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King Edward's School BATH

History of the school

The dissolution of Bath Priory by Henry VIII in 1539 cost the city its original grammar school, which had been run by the monks. Stung into action by the lack of education available for their sons, the Mayor and citizens of Bath petitioned the young King Edward VI to provide funds to establish a new grammar school. As a result, the King granted a Charter in July 1552, establishing ‘a school for the instruction of boys and young men in grammar to continue for ever’. At the same time, he gave 102 properties situated in the city, the income from which was to be used entirely for the support of the School and ten poor persons from within the community. From the outset, the School had a strong link with Bath Abbey - an association that continues to this day.

Originally located in Frog Lane, the site of today's New Bond street, the newly established School provided education for fee-paying boys, aged 7-15, who were selected on academic merit.  Already able to read and write in English before entry, the boys now concentrated on writing and speaking in Latin (the official court language) and Greek. On completion of their education in Bath, most continued their studies, mainly at Oxford.

By 1583, the School had been moved into the nave of a disused church, St Mary’s by the North Gate. Inside the schoolroom, the Master presided over the whole School from a dais, the boys sitting on benches and working with books on their knees. Interestingly, the tower of the church was the city's jail!

The School was to remain at this location for nearly 200 years until the Corporation of Bath and the School's trustees recognised the need for  more fitting premises, and in 1754 they agreed to Thomas Jelly’s plans for a new School to be sited in Broad Street, to include a playground and dormitories. The building still stands today on the left-hand side going up the hill of Broad Street, although it is no longer owned by the School.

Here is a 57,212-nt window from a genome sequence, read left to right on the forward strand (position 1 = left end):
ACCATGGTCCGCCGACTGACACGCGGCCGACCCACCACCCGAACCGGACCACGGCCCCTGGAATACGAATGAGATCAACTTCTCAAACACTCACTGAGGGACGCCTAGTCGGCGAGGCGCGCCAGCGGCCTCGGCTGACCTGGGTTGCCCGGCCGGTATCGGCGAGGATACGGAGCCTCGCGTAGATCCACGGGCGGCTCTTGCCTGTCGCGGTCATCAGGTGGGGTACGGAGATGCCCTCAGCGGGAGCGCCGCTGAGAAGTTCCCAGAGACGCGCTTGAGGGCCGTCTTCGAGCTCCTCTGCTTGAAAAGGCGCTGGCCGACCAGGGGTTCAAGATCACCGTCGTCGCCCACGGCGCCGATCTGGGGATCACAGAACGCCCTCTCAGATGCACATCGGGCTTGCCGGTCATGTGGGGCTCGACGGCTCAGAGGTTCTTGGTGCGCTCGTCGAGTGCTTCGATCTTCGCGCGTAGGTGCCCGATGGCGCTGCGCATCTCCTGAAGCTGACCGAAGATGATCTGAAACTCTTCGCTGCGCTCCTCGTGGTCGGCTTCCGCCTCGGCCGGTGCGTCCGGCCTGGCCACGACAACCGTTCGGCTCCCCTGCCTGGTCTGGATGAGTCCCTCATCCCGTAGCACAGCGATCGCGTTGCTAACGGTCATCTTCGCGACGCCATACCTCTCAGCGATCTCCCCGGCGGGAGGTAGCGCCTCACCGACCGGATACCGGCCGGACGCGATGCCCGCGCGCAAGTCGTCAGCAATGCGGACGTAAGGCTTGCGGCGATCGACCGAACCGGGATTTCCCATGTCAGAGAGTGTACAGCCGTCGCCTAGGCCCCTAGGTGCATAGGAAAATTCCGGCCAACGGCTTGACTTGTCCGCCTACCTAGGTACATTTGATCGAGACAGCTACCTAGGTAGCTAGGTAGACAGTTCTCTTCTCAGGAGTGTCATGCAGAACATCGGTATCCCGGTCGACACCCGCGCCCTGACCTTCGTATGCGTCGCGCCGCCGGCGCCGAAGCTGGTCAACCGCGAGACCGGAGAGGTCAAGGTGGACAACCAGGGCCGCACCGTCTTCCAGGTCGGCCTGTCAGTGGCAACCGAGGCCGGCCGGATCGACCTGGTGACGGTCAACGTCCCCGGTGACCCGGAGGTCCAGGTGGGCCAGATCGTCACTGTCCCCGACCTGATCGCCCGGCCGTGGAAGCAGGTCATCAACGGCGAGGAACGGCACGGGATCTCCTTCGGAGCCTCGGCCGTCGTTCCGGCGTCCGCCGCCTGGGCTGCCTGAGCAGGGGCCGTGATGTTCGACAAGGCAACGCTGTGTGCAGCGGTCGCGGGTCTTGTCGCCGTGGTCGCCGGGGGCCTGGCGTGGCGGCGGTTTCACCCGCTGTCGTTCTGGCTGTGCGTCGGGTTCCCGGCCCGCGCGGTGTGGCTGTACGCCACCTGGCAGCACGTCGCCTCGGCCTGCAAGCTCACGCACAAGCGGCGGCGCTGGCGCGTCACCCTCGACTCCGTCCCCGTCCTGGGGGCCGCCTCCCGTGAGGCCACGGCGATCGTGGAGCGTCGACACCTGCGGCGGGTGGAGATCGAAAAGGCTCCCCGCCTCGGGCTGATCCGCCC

During the 18th century, the School gained a reputation for academic excellence, producing a line of distinguished Old Boys, including Admiral Sir Sidney Smith who fought in the French Wars, defending the city of Acre against Napoleon’s army and Thomas De Quincey, friend of Wordsworth and Coleridge, who at the age of 13 could converse fluently in Greek and Latin and wrote 'Confessions of an English Opium Eater'.

By 1918 there were 225 boys in the School and by this time the curriculum had been extended, a school cap introduced, a school song commissioned, the Cadet Corps established along with its own band and the Old Edwardians’ Association started. Team sport made its appearance with a rugby team formed in 1897, and both cricket and football officially recognised three years later. Hockey had to wait until 1940. During the period immediately after the Second World War, Founder’s Day Service was established, the Bathampton playing fields purchased and school lunches introduced.

Gaining Direct Grant status in 1920 enabled the School to admit able boys from less affluent homes on government grants - a situation replicated later by the Assisted Places Scheme in 1981 and the School's own Bursary Fund, which was established in more recent times. With the growth in numbers, the Broad Street premises quickly became inadequate. A new site was therefore acquired by the Governors on North Road in 1959. Its spacious grounds made it possible to extend the facilities significantly. The cost of these buildings and the purchase of a Nursery and Pre-Prep in Weston was funded by the sale of the Broad Street building, the generosity of Old Edwardians and parents, and the major fundraising activities organised by parents’ committees over the years.

After girls had first been admitted into the Sixth Form in 1986, the School became fully co-educational eleven years later. The last 30 or 40 years have also witnessed the growth of the School’s national reputation for academic excellence, regularly featuring as it does among the leading independent schools in all league tables. At the same time, sport, art, music and drama are equally important parts of school life and pupils also have a large range of clubs and societies from which to select. With exciting plans for the future, King Edward's School, founded nearly 500 years ago, is in remarkably good health!

Dr John Wroughton

Former Headmaster of King Edward's School, 1982-1993